What is the Best Way to Clean My Ears?
- Posted on: Nov 15 2011
Many people contemplate what is the best way to clean the ears. To understand my recommendations, let’s discuss the basis anatomy of the outer ear first. The ear canal is narrow and hollow tubing that ends in the eardrum. Earwax is usually made in the mid section of the ear canal, and it slowly comes out with the passage of time. However, if the earwax accumulates, the ear can feel blocked and subsequent sensation of hearing loss ensues.
Let’s also review the basic physiology of the ear canal and earwax production. In other parts of the body, as we take a shower, the dead skin sheds off and new skin is generated from the bottom up. Since the skin of the ear canal is not generally accessible to typical cleaning during a shower, the ear has adopted other mechanisms for cleaning itself. The center of growth of the ear canal skin is actually on the eardrum itself (this is how most perforations of the eardrum can generally heal themselves spontaneously). As the ear skin grows from the center of the eardrum, older skin slowly migrates towards the outside of the ear, and it stops at the junction of the entrance of the ear canal to the outside world. This growth of skin typically carries any earwax or any other particles with it. The earwax and particles are then deposited right at the entrance of the ear canal.
Many people have the misconception that a good way to clean the ears is to use cotton tip swabs (Q-tips®). These cotton swabs are generally the same size as the ear canal, and with inserting them into the ear canal you might actually push in the earwax deeper. If this is done repeatedly over a period of time, the earwax can become impacted into the ear canal and make the cleaning worse.
Ideally, the best way to clean the ears on a regular basis is to simply use a finger wrapped with tissue. After taking a shower, when everything is moist, wrap a tissue around your small finger. Then use the finger to grab whatever you can from the entrance of the ear canal. This is as deep as one should go, and any attempt at going deeper with a Q-tip might make matters worse by pushing the earwax back in.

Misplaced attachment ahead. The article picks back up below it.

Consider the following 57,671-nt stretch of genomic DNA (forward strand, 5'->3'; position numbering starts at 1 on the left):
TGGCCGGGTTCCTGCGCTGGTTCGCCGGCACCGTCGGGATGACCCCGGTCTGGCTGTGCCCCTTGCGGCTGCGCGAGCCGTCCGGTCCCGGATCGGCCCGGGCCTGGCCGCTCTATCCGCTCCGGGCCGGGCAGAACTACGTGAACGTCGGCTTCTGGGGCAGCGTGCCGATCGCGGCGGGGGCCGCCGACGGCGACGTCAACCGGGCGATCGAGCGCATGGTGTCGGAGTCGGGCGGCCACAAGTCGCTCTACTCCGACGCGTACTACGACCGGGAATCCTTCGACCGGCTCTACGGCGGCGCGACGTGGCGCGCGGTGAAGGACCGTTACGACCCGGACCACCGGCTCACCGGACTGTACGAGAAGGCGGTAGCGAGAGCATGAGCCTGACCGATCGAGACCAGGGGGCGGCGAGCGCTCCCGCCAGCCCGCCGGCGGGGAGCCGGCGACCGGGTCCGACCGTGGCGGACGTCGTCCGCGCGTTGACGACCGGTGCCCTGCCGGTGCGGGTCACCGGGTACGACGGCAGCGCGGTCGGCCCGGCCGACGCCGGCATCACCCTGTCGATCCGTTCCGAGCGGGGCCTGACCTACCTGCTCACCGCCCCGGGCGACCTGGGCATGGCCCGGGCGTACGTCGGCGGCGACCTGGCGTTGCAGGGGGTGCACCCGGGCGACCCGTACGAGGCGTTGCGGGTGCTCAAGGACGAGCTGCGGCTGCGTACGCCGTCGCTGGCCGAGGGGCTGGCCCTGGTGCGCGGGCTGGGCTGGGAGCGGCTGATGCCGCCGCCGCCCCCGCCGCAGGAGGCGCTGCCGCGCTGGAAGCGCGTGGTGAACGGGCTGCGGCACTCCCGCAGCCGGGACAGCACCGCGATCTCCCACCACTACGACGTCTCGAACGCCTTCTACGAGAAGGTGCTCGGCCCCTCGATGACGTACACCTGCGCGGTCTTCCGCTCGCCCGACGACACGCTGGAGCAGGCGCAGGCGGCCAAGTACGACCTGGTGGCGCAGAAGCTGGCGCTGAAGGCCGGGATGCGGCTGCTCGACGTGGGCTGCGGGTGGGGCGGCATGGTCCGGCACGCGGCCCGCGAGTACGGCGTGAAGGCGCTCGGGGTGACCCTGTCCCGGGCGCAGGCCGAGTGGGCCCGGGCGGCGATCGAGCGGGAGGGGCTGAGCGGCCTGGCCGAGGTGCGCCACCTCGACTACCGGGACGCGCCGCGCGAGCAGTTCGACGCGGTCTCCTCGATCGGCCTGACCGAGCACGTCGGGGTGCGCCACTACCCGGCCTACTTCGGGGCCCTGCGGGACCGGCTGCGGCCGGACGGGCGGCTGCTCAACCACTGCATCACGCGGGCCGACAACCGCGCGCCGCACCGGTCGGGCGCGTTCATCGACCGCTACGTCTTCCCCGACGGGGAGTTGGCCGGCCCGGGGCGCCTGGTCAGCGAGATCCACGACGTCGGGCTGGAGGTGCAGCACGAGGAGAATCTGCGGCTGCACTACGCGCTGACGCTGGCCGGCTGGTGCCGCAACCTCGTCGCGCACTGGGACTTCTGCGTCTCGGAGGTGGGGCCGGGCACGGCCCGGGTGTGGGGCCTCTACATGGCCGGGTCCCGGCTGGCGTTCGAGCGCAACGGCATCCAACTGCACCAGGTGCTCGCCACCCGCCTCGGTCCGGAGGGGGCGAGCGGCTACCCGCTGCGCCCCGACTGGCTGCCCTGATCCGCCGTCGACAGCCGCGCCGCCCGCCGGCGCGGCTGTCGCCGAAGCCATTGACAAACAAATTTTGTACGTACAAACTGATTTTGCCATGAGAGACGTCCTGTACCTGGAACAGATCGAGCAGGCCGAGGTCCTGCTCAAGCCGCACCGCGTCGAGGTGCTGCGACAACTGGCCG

Over-the-counter ear drop preparations for removal of earwax are also available. These generally have a peroxide-based solution, which is designed to loosen any earwax accumulation. Some people might use it preventively every few weeks to remove any residual earwax that might have accumulated over a period of time. Additionally, if one has a sensation of excessive buildup, the ear drops might make the earwax softer and thus making it easier for the earwax to drain out spontaneously. One general misconception is that by applying those eardrops to the ear, the earwax is going to simply disappear. This is not the case. The eardrops are simply designed to make the earwax softer. Any residual softer earwax still needs to be physically removed either by a bulb syringe that comes with over-the-counter kits, or by a physician in office setting.
Alternatively, the patients with known history of recurrent earwax production and blockage should see their ear, nose, and throat specialist on a routine basis for preventive cleaning. This will assure that the earwax is removed safely with full inspection. Please make an appointment to see your ear, nose, and throat specialist on a regular basis for this purpose if you are affected with excessive earwax.
Tagged with: cerumen, ear nose throat, Ears, earwax, ENT, Isaac Namdar, Isaac Namdar MD, New York, new york city, Otolaryngology, Otorhinolaryngology, Q-tips
Posted in: Ears